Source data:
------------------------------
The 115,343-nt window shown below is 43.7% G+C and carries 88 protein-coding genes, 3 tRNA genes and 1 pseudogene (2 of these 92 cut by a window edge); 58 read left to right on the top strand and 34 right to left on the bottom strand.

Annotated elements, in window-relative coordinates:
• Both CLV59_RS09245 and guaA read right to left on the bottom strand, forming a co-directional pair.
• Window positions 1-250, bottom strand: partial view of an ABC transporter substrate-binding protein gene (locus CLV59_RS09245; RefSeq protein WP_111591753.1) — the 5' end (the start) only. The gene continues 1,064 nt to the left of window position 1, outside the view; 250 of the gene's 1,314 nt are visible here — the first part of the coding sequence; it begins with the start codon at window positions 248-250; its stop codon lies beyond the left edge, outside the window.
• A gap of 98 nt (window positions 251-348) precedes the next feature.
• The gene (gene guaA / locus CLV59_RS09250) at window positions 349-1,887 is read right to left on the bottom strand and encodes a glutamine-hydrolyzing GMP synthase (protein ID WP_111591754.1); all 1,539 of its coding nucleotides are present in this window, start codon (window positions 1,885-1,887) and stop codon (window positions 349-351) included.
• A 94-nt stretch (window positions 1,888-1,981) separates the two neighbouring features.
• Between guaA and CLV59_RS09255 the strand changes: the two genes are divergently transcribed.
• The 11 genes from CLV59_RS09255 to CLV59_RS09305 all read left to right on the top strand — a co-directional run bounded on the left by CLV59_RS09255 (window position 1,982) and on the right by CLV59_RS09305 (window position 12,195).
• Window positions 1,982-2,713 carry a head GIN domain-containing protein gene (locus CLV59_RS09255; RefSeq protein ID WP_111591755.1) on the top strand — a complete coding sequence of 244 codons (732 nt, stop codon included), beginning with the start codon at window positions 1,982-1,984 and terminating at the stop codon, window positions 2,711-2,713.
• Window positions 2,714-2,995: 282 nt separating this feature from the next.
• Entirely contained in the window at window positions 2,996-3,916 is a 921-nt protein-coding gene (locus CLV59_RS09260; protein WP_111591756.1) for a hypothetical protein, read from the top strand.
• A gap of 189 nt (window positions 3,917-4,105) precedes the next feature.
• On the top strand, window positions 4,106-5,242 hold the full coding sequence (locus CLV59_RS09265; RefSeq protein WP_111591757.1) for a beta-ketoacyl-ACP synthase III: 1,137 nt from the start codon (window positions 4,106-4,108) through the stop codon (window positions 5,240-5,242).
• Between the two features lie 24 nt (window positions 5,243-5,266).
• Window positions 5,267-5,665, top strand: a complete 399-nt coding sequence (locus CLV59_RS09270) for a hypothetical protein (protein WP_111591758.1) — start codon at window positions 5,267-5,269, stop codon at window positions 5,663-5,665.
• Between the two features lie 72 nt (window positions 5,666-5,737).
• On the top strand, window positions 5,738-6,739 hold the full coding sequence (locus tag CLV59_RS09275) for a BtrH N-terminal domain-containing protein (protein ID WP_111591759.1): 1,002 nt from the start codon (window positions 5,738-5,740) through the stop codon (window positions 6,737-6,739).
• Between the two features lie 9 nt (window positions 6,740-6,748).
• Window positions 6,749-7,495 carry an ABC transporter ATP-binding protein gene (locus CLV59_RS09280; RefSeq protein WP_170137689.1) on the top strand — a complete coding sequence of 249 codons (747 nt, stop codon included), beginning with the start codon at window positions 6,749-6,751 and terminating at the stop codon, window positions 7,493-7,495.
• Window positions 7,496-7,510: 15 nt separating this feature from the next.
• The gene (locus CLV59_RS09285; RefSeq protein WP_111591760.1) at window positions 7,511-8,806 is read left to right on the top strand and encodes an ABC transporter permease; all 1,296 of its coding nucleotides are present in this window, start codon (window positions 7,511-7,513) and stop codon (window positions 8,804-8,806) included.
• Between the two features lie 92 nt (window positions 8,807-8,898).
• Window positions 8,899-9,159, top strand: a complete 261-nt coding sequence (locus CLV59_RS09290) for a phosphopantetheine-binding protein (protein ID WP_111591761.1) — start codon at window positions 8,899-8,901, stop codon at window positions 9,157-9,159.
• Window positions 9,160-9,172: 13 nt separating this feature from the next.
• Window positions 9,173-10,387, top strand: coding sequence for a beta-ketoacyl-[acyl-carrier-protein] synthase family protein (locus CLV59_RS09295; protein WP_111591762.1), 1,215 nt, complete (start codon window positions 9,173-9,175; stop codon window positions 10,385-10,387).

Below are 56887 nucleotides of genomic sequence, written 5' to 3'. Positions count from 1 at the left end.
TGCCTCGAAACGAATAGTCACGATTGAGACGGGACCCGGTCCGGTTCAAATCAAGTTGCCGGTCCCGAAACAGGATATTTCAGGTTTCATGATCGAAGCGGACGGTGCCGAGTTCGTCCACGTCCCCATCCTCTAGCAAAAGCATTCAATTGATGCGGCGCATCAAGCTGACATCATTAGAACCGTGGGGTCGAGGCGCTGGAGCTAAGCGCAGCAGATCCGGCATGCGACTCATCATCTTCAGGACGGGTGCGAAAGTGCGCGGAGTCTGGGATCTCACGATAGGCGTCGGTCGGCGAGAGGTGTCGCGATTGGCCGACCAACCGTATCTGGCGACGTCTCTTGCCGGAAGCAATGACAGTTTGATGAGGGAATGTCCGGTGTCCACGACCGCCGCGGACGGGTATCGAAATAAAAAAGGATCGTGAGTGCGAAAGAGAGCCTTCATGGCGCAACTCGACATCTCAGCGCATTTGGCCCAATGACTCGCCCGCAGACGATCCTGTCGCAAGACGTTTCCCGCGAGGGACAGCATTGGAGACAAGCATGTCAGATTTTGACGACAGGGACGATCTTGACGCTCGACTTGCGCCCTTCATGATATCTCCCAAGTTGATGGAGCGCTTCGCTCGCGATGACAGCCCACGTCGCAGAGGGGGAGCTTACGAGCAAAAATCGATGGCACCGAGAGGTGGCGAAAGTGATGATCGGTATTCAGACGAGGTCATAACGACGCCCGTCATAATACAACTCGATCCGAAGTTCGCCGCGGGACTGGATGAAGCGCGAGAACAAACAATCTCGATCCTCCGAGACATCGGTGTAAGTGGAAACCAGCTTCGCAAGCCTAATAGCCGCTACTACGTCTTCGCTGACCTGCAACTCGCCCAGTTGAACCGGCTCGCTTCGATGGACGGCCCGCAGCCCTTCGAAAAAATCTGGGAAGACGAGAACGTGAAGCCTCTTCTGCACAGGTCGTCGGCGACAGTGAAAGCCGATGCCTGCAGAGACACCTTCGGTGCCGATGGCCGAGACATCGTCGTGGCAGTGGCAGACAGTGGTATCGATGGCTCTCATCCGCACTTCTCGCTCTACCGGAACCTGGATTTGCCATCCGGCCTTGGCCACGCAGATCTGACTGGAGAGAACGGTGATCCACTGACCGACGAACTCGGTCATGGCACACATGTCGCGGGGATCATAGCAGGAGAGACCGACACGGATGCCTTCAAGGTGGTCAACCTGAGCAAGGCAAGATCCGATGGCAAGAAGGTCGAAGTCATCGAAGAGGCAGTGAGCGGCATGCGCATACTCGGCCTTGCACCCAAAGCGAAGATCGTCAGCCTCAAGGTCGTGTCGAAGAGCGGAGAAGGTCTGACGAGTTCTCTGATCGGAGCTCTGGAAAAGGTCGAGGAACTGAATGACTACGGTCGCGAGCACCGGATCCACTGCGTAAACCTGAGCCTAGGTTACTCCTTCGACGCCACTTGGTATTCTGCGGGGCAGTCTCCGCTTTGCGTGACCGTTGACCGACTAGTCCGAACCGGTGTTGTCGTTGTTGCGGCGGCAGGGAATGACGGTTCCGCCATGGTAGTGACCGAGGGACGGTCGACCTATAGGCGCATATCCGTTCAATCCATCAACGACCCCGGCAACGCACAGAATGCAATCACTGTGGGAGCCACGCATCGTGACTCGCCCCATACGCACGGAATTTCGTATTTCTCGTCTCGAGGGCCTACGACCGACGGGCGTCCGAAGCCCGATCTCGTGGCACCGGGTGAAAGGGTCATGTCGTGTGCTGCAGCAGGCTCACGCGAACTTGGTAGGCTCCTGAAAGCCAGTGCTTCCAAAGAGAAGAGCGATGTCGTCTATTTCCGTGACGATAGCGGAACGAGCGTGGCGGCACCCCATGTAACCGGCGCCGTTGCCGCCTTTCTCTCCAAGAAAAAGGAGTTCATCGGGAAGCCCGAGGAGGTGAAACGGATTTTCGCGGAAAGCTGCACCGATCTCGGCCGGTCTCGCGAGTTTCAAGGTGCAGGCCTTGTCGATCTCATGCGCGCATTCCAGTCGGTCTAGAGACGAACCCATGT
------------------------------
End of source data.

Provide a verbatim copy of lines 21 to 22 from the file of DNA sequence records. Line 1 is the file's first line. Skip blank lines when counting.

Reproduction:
• Window positions 7,496-7,510: 15 nt separating this feature from the next.
• The gene (locus CLV59_RS09285; RefSeq protein WP_111591760.1) at window positions 7,511-8,806 is read left to right on the top strand and encodes an ABC transporter permease; all 1,296 of its coding nucleotides are present in this window, start codon (window positions 7,511-7,513) and stop codon (window positions 8,804-8,806) included.